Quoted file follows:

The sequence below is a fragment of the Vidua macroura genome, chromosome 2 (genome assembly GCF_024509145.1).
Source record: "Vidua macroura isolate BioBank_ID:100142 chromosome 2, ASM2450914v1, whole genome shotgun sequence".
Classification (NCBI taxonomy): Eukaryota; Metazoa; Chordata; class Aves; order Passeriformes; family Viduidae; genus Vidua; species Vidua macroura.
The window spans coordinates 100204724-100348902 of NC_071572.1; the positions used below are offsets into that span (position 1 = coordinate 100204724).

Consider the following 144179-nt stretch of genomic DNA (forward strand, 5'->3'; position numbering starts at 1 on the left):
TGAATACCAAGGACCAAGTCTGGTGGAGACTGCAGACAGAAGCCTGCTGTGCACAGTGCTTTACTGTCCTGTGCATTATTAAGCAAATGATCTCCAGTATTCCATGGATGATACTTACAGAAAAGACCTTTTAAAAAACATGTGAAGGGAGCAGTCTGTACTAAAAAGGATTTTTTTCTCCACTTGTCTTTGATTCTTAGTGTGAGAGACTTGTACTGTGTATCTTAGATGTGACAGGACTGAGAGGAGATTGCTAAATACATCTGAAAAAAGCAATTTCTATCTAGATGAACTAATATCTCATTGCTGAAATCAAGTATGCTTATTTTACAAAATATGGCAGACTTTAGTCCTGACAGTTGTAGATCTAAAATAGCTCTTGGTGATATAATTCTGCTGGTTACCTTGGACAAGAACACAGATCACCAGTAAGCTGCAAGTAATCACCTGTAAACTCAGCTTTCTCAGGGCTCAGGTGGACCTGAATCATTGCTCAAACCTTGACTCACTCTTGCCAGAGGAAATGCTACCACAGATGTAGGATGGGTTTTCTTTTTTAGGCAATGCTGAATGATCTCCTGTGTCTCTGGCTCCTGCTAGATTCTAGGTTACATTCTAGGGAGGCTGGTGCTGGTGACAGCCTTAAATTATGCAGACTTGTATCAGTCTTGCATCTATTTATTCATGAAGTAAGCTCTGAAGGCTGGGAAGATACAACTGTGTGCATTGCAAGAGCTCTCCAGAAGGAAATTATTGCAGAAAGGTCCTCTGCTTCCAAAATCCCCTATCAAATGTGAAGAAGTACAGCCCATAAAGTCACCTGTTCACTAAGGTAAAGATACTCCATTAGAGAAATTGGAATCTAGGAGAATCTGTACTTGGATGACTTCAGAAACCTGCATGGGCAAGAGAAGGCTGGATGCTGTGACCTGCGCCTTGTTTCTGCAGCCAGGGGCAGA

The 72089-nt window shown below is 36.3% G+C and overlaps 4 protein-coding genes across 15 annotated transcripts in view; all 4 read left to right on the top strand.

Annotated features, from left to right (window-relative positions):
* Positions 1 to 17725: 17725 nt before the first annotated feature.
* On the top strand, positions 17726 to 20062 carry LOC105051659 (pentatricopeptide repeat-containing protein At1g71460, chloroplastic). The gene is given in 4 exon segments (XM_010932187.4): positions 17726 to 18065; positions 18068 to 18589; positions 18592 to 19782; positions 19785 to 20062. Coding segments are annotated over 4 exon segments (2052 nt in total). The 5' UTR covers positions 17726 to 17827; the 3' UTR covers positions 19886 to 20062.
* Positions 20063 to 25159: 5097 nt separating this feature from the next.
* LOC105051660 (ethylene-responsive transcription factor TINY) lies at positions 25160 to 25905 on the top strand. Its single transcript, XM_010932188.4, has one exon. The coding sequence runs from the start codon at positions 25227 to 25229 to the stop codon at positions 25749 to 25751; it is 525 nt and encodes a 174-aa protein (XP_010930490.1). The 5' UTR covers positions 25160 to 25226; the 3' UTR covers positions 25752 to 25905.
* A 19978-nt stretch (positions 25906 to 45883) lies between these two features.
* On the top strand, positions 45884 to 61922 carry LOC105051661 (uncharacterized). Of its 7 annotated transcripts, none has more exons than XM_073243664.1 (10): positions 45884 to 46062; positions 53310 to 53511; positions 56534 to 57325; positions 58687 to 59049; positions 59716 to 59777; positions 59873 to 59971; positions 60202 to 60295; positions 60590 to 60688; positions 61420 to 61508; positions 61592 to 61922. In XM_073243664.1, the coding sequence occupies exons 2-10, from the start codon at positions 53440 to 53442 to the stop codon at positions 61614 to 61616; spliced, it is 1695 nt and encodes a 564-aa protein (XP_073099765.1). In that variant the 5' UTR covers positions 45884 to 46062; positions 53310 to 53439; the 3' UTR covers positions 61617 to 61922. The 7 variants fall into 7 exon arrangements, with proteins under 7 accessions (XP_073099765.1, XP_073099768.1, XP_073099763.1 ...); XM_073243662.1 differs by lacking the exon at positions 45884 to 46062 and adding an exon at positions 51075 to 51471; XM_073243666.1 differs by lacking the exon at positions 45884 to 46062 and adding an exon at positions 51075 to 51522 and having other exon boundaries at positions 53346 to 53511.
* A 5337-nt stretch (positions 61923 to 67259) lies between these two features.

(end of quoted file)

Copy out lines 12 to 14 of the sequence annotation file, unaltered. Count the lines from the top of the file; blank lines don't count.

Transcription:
* LOC105051660 (ethylene-responsive transcription factor TINY) lies at positions 25160 to 25905 on the top strand. Its single transcript, XM_010932188.4, has one exon. The coding sequence runs from the start codon at positions 25227 to 25229 to the stop codon at positions 25749 to 25751; it is 525 nt and encodes a 174-aa protein (XP_010930490.1). The 5' UTR covers positions 25160 to 25226; the 3' UTR covers positions 25752 to 25905.
* A 19978-nt stretch (positions 25906 to 45883) lies between these two features.
* On the top strand, positions 45884 to 61922 carry LOC105051661 (uncharacterized). Of its 7 annotated transcripts, none has more exons than XM_073243664.1 (10): positions 45884 to 46062; positions 53310 to 53511; positions 56534 to 57325; positions 58687 to 59049; positions 59716 to 59777; positions 59873 to 59971; positions 60202 to 60295; positions 60590 to 60688; positions 61420 to 61508; positions 61592 to 61922. In XM_073243664.1, the coding sequence occupies exons 2-10, from the start codon at positions 53440 to 53442 to the stop codon at positions 61614 to 61616; spliced, it is 1695 nt and encodes a 564-aa protein (XP_073099765.1). In that variant the 5' UTR covers positions 45884 to 46062; positions 53310 to 53439; the 3' UTR covers positions 61617 to 61922. The 7 variants fall into 7 exon arrangements, with proteins under 7 accessions (XP_073099765.1, XP_073099768.1, XP_073099763.1 ...); XM_073243662.1 differs by lacking the exon at positions 45884 to 46062 and adding an exon at positions 51075 to 51471; XM_073243666.1 differs by lacking the exon at positions 45884 to 46062 and adding an exon at positions 51075 to 51522 and having other exon boundaries at positions 53346 to 53511.